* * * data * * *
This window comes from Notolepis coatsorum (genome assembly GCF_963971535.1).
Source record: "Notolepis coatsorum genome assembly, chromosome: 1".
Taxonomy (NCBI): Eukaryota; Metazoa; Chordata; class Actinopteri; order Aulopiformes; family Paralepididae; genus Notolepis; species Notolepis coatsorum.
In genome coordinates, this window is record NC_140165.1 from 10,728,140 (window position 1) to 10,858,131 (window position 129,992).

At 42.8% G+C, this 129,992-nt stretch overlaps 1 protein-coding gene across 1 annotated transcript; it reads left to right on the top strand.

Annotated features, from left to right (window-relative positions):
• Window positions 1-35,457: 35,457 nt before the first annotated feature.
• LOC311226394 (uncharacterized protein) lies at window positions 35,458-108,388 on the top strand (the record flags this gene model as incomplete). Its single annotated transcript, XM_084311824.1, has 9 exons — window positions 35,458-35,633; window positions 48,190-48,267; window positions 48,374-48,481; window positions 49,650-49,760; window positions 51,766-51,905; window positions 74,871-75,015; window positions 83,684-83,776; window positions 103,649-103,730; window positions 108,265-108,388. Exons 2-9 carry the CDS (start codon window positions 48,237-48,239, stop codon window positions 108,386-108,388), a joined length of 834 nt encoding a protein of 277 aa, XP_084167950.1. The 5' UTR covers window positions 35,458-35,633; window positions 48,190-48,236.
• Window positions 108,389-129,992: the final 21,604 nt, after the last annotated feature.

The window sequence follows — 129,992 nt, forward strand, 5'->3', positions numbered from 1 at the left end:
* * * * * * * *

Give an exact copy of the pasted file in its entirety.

This window comes from Notolepis coatsorum (genome assembly GCF_963971535.1).
Source record: "Notolepis coatsorum genome assembly, chromosome: 1".
Taxonomy (NCBI): Eukaryota; Metazoa; Chordata; class Actinopteri; order Aulopiformes; family Paralepididae; genus Notolepis; species Notolepis coatsorum.
In genome coordinates, this window is record NC_140165.1 from 10,728,140 (window position 1) to 10,858,131 (window position 129,992).

At 42.8% G+C, this 129,992-nt stretch overlaps 1 protein-coding gene across 1 annotated transcript; it reads left to right on the top strand.

Annotated features, from left to right (window-relative positions):
• Window positions 1-35,457: 35,457 nt before the first annotated feature.
• LOC311226394 (uncharacterized protein) lies at window positions 35,458-108,388 on the top strand (the record flags this gene model as incomplete). Its single annotated transcript, XM_084311824.1, has 9 exons — window positions 35,458-35,633; window positions 48,190-48,267; window positions 48,374-48,481; window positions 49,650-49,760; window positions 51,766-51,905; window positions 74,871-75,015; window positions 83,684-83,776; window positions 103,649-103,730; window positions 108,265-108,388. Exons 2-9 carry the CDS (start codon window positions 48,237-48,239, stop codon window positions 108,386-108,388), a joined length of 834 nt encoding a protein of 277 aa, XP_084167950.1. The 5' UTR covers window positions 35,458-35,633; window positions 48,190-48,236.
• Window positions 108,389-129,992: the final 21,604 nt, after the last annotated feature.

The window sequence follows — 129,992 nt, forward strand, 5'->3', positions numbered from 1 at the left end: